Selenium Tip #18 – Zoom In & Zoom out using Selenium

In order to zoom in or zoom out while Selenium automation testing, you should use the transform CSS property (for the corresponding browser) that lets you perform zoom in, zoom out, rotate, skew, etc. operations on the page.

The CSS parameters for different types of browsers are below

table

In the example below, we zoom-out the web page that is loaded in the browser by 200% and later zoom in by 100% (i.e. back to normal). Since we are using the Firefox browser, we have made use of MozTransform CSS property.

Selenium Tip #19 – Find Size Of An Element In A Web Page

You have to first search for the element by ID and then use the .size property to calculate the size of the searched element. In the example below, we calculate the size of the button create_programmatic_menu (ID = createDestoryButton) in the page http://demos.dojotoolkit.org/dijit/tests/test_Menu.html

cross browser testing

When you execute the above code, it would output the size of the button (ID – CreateDestroyButton).

Selenium Tip #20 – Get X & Y coordinates Of An Element In A Web Page

You have to follow a similar approach which you used for calculating the size of an element. You have to first search for the element by ID and then use the .location property to calculate the X & Y coordinates of the searched element.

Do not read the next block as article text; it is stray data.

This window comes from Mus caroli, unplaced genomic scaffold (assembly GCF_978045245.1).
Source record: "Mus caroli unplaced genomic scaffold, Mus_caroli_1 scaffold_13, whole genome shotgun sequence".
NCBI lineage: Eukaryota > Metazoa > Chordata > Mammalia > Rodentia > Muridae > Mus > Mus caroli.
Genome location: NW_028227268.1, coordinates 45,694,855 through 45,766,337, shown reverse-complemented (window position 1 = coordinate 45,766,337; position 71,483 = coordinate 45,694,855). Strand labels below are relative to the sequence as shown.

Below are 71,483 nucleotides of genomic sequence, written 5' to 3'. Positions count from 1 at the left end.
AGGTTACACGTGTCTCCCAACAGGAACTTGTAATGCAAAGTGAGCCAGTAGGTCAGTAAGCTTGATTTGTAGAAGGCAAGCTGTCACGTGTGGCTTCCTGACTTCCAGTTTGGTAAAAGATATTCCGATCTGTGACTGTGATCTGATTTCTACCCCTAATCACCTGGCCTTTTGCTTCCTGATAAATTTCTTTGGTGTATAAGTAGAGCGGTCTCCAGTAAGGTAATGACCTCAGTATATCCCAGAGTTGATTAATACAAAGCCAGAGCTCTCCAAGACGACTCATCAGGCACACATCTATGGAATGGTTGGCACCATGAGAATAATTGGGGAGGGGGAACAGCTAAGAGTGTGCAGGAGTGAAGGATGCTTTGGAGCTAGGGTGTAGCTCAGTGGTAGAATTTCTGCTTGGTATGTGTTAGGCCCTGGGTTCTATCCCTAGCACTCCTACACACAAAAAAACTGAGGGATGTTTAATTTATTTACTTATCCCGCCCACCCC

The test URL is http://demos.dojotoolkit.org/dijit/tests/test_Menu.html and we calculate the X & Y co-ordinates of the button create_programmatic_menu (ID = createDestoryButton)

When you execute the above code, it would output the X, Y coordinates e of the button (ID – CreateDestroyButton).

Selenium Tip #21 – Disable JavaScript Using Custom Profile

In case you want to disable JavaScript support of the browser to validate automated cross browser compatibility with Selenium automation testing, you need to change the profile settings of the browser under test (in our case, it is Firefox) and apply the changes to the profile. We make use of DEFAULT_PREFERENCES[‘frozen’][‘javascript.enabled’] = False to disable the JavaScript support for the browser.

Once the code is executed, you should verify the profile changes by typing about:config in the address bar and searching for the value of javascript.enabled property.

Below is the screenshot of about:config settings (after the code execution) in Firefox